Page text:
A renewed emphasis on farm safety by the Health and Safety Authority (HSA) has been welcomed by the world’s largest professional safety and health organisation.

The HSA has announced it is to consider prosecution on a case-by-case basis under certain circumstances following a farm inspection.

It says it has had to review its approach to enforcement in the farming sector as a result of the high number of deaths this year, particularly involving children and young people.

Twenty-five people have died in accidents in the agricultural sector in Ireland so this year, this includes five children.

The number of deaths to date this year is 56% higher than the total for the whole of 2013, according to the Institution of Occupational Safety and Health (IOSH) in Ireland which has offered its support to the HSA’s new position, if it helps to make farms safer and saves lives.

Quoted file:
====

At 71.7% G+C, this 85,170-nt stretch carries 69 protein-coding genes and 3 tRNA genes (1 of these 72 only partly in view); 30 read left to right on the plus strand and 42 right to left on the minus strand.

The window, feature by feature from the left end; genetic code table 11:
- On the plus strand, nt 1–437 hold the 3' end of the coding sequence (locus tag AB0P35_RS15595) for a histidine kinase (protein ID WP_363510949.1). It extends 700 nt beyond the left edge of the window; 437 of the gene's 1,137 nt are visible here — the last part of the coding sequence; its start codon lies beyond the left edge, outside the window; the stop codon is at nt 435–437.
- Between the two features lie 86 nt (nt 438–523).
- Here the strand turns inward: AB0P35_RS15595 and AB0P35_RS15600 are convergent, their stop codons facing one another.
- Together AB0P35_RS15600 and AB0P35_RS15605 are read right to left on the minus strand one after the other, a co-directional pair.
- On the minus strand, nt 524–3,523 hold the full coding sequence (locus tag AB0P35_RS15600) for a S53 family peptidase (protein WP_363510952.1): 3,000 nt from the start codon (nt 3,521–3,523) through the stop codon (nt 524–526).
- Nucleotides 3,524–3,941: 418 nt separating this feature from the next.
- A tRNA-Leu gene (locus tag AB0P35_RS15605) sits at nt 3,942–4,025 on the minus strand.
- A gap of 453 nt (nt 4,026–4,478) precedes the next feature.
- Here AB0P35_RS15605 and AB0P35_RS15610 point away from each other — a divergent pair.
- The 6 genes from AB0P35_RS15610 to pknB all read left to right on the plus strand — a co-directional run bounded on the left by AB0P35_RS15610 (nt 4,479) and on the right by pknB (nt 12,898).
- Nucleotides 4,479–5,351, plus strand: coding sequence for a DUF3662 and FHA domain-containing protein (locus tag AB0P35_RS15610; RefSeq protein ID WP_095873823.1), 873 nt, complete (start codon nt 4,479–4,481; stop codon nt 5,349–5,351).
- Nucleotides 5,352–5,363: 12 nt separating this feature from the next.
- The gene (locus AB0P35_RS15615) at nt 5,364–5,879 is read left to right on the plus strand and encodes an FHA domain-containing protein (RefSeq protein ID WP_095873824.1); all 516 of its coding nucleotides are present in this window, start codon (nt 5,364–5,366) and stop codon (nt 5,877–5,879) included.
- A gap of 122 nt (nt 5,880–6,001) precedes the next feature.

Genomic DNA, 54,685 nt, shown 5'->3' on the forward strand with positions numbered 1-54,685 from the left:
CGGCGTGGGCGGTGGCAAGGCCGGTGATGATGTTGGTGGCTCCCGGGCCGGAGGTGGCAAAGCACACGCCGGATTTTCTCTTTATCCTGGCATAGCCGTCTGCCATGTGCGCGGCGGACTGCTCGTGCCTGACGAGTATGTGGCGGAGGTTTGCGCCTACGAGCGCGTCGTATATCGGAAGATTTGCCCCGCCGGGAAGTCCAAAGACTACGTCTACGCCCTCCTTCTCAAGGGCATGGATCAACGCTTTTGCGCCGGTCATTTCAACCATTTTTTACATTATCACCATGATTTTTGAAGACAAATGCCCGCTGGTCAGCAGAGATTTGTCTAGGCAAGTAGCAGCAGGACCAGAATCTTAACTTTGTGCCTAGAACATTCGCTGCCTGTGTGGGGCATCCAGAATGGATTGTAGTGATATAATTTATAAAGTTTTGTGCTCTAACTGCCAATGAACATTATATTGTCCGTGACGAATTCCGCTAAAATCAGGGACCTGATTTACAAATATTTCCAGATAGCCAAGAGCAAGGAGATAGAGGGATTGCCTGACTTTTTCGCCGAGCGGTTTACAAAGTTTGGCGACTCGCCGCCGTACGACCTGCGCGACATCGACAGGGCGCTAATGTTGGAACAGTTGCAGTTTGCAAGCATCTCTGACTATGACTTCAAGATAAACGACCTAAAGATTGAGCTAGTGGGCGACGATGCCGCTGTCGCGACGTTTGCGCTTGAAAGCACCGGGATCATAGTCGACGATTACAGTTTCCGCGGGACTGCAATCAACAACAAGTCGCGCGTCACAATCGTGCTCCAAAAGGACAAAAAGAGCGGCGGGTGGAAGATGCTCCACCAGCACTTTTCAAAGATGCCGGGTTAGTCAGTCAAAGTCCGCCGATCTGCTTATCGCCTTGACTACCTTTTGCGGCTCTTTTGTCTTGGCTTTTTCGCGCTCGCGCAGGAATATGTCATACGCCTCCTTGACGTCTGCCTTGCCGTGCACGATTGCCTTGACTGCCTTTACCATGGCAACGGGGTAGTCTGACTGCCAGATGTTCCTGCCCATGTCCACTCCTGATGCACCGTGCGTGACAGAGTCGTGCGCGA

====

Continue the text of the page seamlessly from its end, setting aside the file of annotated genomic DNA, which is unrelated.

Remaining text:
Wexford based IOSH Vice President Declan Gibney, said it is clear that farming organisations generally feel enforcement is not the answer because of the nature of Irish farms being typically family owned and operated.

“While this change in approach by the HSA may cause some unease across the agricultural sector, it is clear that the present approach is not working as we are not at the point where the number of deaths is starting to fall.

“We are supportive of this change if it will save lives.”

He said the IOSH Ireland Branch has been recently discussing how it and its 1,900 members can support the agricultural industry in order to improve safety for workers, their families and farm visitors. This may be through research, training initiatives or other appropriate support measures that enhance the work of HSA, he said.